Kornelius Gerhard Neufeld: minister and teacher; born on 25 February 1871 in Alexanderkrone, Molotschna Mennonite settlement, South Russia, to Gerhard and Anna (Wall) Neufeld. Kornelius was baptized and joined the Mennonite Brethren church at the age of 18. On 17 October 1895, he married Maria Friesen. The couple had four children, one of whom died in infancy. Maria died in 1913 and was buried in Germany while the family was immigrating to the United States. Kornelius married Louise Schapansky in 1916, but the couple had no children together. Neufeld died in Bakersfield, California, after an illness of about nine months, on 2 May 1946.
Kornelius spent his childhood in Alexanderkrone, where he had been born. He began his education in Ohrloff, graduating from high school there in 1888. He taught for three years at an intermediate school in Zagradovka before continuing to more advanced studies at a theological seminary and the University of Basel in Switzerland. He then moved to Davlekanovo, Ufa Mennonite settlement, where he was appointed principal of the elementary school.
In addition to being an ordained minister of the Mennonite Brethren church, Kornelius also had special interests in teaching and music. He was described as very talented and progressive, and he was known for the white vest he liked to wear on special occasions. During his time in Ufa, he continued to function as a Mennonite Brethren minister, and he was likely the choir conductor for the local congregation. In that capacity, he led his choir’s performance at dedication ceremonies in Lugovsk.
From 1902 to 1905, Neufeld taught in Neu-Samara, likely in Lugovsk, and then went on to study at Spurgeon’s Pastor’s College in London, England. In the course of his travels, Kornelius studied at various places in Germany and Austria as well. Wherever he went, he also took in musical performances, listening to cathedral choirs in Moscow, St. Petersburg, Berlin, and Rome; one of the highlights of his travels was hearing Handel’s Messiah performed by a 4000-voice choir at the Crystal Palace in London in May of 1906.
On his return to Russia, Kornelius continued on as a minister, but he also played an important part in music workshops which were held in various Mennonite colonies. He was elected chairman of a new choral association of choirs and choir conductors of the Ufa, Neu-Samara, Alt-Samara, and Orenburg settlements.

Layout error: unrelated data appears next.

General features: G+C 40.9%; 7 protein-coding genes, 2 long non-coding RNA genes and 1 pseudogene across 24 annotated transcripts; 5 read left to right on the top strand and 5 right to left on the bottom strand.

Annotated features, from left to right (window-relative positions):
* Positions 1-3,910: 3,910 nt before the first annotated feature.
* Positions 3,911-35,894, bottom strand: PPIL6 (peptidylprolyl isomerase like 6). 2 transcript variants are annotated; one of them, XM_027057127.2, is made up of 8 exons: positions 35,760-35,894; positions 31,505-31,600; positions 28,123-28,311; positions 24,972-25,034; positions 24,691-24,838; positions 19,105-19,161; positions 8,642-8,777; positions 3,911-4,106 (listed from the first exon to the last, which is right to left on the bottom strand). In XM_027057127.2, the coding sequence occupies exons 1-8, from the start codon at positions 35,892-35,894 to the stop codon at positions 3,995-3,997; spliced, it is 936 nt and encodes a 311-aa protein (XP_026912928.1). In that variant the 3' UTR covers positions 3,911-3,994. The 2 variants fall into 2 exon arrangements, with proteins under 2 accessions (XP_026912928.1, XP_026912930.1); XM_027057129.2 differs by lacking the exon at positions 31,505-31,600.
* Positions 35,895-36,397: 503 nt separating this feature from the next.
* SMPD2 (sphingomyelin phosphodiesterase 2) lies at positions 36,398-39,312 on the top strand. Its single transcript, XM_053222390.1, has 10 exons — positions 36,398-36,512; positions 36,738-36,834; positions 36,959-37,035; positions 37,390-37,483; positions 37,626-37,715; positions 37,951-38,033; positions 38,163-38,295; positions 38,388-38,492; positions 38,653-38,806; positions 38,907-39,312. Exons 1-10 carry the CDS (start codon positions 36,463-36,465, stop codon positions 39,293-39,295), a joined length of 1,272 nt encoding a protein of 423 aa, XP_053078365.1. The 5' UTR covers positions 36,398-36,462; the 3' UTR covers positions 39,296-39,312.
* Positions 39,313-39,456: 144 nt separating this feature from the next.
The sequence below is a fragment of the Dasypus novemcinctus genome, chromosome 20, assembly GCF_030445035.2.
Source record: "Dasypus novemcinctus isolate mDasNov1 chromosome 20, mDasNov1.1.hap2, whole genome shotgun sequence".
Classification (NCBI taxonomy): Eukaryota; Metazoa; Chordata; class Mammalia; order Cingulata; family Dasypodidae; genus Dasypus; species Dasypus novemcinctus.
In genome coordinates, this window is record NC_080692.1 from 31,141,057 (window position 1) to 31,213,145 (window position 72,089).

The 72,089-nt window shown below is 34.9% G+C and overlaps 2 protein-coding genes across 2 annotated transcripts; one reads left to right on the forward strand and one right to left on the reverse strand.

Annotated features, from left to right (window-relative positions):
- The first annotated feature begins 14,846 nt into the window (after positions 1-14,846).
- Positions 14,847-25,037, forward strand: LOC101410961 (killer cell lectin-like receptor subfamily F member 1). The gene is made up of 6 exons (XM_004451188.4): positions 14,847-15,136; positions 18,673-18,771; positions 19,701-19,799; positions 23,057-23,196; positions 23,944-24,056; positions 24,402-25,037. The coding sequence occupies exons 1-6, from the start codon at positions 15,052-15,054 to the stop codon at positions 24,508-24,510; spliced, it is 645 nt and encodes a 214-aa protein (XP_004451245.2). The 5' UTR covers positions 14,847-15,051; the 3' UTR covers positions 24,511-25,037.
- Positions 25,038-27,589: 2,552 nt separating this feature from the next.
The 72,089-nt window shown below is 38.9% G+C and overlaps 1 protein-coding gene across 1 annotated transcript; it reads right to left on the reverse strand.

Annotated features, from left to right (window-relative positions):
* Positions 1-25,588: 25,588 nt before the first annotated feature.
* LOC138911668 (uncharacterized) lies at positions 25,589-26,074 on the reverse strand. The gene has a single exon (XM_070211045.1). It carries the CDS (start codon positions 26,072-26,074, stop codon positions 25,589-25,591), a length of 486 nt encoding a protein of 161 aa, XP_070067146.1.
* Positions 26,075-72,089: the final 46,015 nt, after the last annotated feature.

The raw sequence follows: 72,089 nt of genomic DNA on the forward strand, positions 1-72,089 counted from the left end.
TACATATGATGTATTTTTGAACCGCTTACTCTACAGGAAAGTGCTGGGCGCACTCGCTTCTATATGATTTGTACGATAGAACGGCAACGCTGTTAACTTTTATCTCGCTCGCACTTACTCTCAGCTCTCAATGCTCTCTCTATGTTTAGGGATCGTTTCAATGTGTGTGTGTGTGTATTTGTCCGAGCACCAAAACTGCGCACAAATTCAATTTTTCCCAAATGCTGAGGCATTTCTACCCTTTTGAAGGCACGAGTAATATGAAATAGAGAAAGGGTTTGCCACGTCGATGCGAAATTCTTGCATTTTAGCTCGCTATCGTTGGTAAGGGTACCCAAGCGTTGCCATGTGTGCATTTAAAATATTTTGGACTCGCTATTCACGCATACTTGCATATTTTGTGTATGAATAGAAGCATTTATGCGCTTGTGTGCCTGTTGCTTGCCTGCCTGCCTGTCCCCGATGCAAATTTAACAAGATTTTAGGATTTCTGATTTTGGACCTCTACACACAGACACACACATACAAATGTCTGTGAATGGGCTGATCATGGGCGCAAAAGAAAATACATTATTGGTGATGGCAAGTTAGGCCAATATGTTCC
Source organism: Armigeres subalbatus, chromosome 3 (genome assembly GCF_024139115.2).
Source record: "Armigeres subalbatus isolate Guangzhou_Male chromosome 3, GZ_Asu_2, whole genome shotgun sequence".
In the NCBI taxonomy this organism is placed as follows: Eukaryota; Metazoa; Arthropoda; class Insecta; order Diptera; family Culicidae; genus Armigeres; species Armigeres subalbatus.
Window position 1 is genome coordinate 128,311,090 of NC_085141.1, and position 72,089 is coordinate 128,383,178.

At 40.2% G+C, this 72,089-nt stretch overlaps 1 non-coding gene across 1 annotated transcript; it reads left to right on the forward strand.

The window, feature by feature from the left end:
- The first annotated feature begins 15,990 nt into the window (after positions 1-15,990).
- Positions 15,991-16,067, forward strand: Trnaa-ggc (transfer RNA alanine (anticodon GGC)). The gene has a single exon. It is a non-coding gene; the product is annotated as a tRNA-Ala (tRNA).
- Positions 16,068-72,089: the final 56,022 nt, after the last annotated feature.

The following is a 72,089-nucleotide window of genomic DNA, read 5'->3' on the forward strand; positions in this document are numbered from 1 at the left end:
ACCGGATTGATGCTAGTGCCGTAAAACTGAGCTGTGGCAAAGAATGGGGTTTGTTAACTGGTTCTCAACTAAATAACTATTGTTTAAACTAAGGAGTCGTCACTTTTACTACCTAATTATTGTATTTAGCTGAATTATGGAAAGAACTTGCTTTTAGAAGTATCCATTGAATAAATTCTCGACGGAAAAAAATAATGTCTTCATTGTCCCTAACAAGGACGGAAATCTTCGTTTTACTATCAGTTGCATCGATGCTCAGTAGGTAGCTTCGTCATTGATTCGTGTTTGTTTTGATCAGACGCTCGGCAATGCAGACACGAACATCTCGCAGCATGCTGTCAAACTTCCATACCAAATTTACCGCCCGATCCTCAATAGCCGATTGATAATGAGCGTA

In 1908, Kornelius was appointed principal of the newly-established co-educational Zentralschule in Davlekanovo, Ufa Mennonite settlement. He held weekly lectures open to students and the public in which he covered a wide range of subjects. For two years, he edited Aufwärts, a periodical that at first emphasized choral music, but then broadened its scope to include all aspects of youth work. He also edited sections of Liederperlen, a choral anthology of the Mennonite Brethren Choral Association.
Together with his family, Neufeld immigrated to the United States in 1914. His wife died on the way, but Kornelius and his three remaining children landed in New York before moving west to Fairmead, and then to Reedley, California. Later in life, Kornelius returned to his pastoral work, leading congregations in Rosedale and Shafter, California, as well as working as a bookkeeper. He died on 2 May 1946 in Bakersfield, California, after a nine-month illness.
Kornelius Gerhard Neufeld was a dedicated teacher and minister who had an ability to arouse enthusiasm in his students. By communicating his love of music to others and through his willingness to adapt to the circumstances he encountered, he had a profound effect on his family and many other people around him.
Berg, Wesley. From Russia with Music. Winnipeg, MB: Hyperion Press Limited, 1985: 28-33.
Brucks, J. H. Neu-Samara am Tock. Clearbrook, Canada, 1964: 86.
Ewert, William F. “Letter to the Editor.” Zionsbote (10 July 1946): 12.
Friesen, Peter M. The Mennonite Brotherhood in Russia (1789-1910), trans. J. B. Toews and others. Fresno, CA: Board of Christian Literature [M.B.], 1978, rev. ed. 1980: 624, 672.
Hein, Gerhard, ed. Ufa: Die mennonitische Ansiedlung bei Ufa am Uralgebirge 1894-1938. 1975.
Huebert, Helmut T. Events and people: events in Russian Mennonite history and the people that made them happen. Winnipeg, MB: Springfield Publishers, 1999.
Huebert, Helmut T. Mennonite Historical Atlas, Winnipeg: Springfield Publishers, 1996: 135.
Letkemann, Peter. “Russian Mennonite Choral Conductors: Medley of Opportunities in the New World.” California Mennonite Historical Society Bulletin. (Fall 2006): http://calmenno.org/bulletin/fall06.pdf
“Obituary of Kornelius G. Neufeld.” Zionsbote (10 July 1946): 12.
Powles, J. C., Librarian, Spurgeon’s College, London, England. Letter to Helmut T. Huebert (15 May 1998).
|Date Published||May 2009|
 Cite This Article
Huebert, Susan. "Neufeld, Kornelius Gerhard (1871-1946)." Global Anabaptist Mennonite Encyclopedia Online. May 2009. Web. 17 Jan 2017. http://gameo.org/index.php?title=Neufeld,_Kornelius_Gerhard_(1871-1946)&oldid=83624.
Huebert, Susan. (May 2009). Neufeld, Kornelius Gerhard (1871-1946). Global Anabaptist Mennonite Encyclopedia Online. Retrieved 17 January 2017, from http://gameo.org/index.php?title=Neufeld,_Kornelius_Gerhard_(1871-1946)&oldid=83624.
©1996-2017 by the Global Anabaptist Mennonite Encyclopedia Online. All rights reserved.